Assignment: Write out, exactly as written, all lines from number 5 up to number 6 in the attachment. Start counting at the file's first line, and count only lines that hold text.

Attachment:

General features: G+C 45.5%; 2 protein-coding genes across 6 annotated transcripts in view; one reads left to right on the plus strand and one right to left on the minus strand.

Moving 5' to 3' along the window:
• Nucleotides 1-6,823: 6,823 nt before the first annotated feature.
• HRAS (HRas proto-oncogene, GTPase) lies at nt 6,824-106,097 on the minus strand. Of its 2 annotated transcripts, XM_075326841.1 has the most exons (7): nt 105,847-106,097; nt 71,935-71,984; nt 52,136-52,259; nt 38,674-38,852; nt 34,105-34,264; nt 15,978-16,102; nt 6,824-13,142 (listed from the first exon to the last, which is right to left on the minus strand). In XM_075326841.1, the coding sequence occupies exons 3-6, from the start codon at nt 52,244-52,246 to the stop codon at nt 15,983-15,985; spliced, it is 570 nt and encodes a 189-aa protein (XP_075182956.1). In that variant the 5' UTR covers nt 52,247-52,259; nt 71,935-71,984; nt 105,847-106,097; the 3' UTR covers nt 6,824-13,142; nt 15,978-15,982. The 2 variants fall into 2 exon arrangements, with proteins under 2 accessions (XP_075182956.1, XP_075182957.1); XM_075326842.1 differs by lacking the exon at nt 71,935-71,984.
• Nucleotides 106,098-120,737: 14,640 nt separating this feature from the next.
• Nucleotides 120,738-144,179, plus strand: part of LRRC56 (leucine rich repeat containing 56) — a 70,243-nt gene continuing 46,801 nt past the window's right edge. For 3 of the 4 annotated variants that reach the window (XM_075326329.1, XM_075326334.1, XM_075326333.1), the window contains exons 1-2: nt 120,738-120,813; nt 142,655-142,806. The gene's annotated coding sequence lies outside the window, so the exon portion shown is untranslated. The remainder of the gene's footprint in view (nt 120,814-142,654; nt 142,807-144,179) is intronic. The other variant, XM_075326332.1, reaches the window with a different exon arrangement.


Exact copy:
• Nucleotides 106,098-120,737: 14,640 nt separating this feature from the next.
• Nucleotides 120,738-144,179, plus strand: part of LRRC56 (leucine rich repeat containing 56) — a 70,243-nt gene continuing 46,801 nt past the window's right edge. For 3 of the 4 annotated variants that reach the window (XM_075326329.1, XM_075326334.1, XM_075326333.1), the window contains exons 1-2: nt 120,738-120,813; nt 142,655-142,806. The gene's annotated coding sequence lies outside the window, so the exon portion shown is untranslated. The remainder of the gene's footprint in view (nt 120,814-142,654; nt 142,807-144,179) is intronic. The other variant, XM_075326332.1, reaches the window with a different exon arrangement.